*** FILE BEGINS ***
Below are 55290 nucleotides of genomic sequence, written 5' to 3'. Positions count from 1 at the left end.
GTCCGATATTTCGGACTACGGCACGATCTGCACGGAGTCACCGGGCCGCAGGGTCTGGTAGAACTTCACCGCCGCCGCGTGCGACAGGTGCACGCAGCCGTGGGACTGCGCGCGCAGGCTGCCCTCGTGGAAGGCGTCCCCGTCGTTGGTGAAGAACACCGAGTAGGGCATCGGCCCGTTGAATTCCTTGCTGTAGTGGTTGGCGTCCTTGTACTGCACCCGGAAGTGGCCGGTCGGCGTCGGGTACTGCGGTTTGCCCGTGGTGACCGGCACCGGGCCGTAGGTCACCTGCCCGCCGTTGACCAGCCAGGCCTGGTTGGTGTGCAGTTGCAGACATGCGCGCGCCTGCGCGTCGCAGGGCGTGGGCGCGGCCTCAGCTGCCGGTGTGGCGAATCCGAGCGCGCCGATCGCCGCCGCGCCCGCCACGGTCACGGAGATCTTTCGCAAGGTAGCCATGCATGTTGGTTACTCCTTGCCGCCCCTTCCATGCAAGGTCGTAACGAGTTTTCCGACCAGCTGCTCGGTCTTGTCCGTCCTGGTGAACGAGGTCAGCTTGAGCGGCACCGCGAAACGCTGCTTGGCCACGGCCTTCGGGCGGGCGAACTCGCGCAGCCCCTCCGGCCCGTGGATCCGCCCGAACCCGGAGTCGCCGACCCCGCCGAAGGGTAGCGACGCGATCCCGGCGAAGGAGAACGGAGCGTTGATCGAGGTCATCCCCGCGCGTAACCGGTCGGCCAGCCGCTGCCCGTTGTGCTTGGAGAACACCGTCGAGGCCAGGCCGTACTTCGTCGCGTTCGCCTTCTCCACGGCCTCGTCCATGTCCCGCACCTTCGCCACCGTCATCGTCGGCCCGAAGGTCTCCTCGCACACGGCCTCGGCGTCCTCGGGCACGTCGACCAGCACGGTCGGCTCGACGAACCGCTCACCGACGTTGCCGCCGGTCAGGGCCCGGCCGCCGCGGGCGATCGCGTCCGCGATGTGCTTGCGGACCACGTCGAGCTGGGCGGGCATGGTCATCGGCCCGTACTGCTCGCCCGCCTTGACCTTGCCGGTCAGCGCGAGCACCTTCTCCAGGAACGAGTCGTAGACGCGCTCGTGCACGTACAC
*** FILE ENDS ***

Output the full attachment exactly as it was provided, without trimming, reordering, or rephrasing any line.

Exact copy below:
Below are 55290 nucleotides of genomic sequence, written 5' to 3'. Positions count from 1 at the left end.
GTCCGATATTTCGGACTACGGCACGATCTGCACGGAGTCACCGGGCCGCAGGGTCTGGTAGAACTTCACCGCCGCCGCGTGCGACAGGTGCACGCAGCCGTGGGACTGCGCGCGCAGGCTGCCCTCGTGGAAGGCGTCCCCGTCGTTGGTGAAGAACACCGAGTAGGGCATCGGCCCGTTGAATTCCTTGCTGTAGTGGTTGGCGTCCTTGTACTGCACCCGGAAGTGGCCGGTCGGCGTCGGGTACTGCGGTTTGCCCGTGGTGACCGGCACCGGGCCGTAGGTCACCTGCCCGCCGTTGACCAGCCAGGCCTGGTTGGTGTGCAGTTGCAGACATGCGCGCGCCTGCGCGTCGCAGGGCGTGGGCGCGGCCTCAGCTGCCGGTGTGGCGAATCCGAGCGCGCCGATCGCCGCCGCGCCCGCCACGGTCACGGAGATCTTTCGCAAGGTAGCCATGCATGTTGGTTACTCCTTGCCGCCCCTTCCATGCAAGGTCGTAACGAGTTTTCCGACCAGCTGCTCGGTCTTGTCCGTCCTGGTGAACGAGGTCAGCTTGAGCGGCACCGCGAAACGCTGCTTGGCCACGGCCTTCGGGCGGGCGAACTCGCGCAGCCCCTCCGGCCCGTGGATCCGCCCGAACCCGGAGTCGCCGACCCCGCCGAAGGGTAGCGACGCGATCCCGGCGAAGGAGAACGGAGCGTTGATCGAGGTCATCCCCGCGCGTAACCGGTCGGCCAGCCGCTGCCCGTTGTGCTTGGAGAACACCGTCGAGGCCAGGCCGTACTTCGTCGCGTTCGCCTTCTCCACGGCCTCGTCCATGTCCCGCACCTTCGCCACCGTCATCGTCGGCCCGAAGGTCTCCTCGCACACGGCCTCGGCGTCCTCGGGCACGTCGACCAGCACGGTCGGCTCGACGAACCGCTCACCGACGTTGCCGCCGGTCAGGGCCCGGCCGCCGCGGGCGATCGCGTCCGCGATGTGCTTGCGGACCACGTCGAGCTGGGCGGGCATGGTCATCGGCCCGTACTGCTCGCCCGCCTTGACCTTGCCGGTCAGCGCGAGCACCTTCTCCAGGAACGAGTCGTAGACGCGCTCGTGCACGTACAC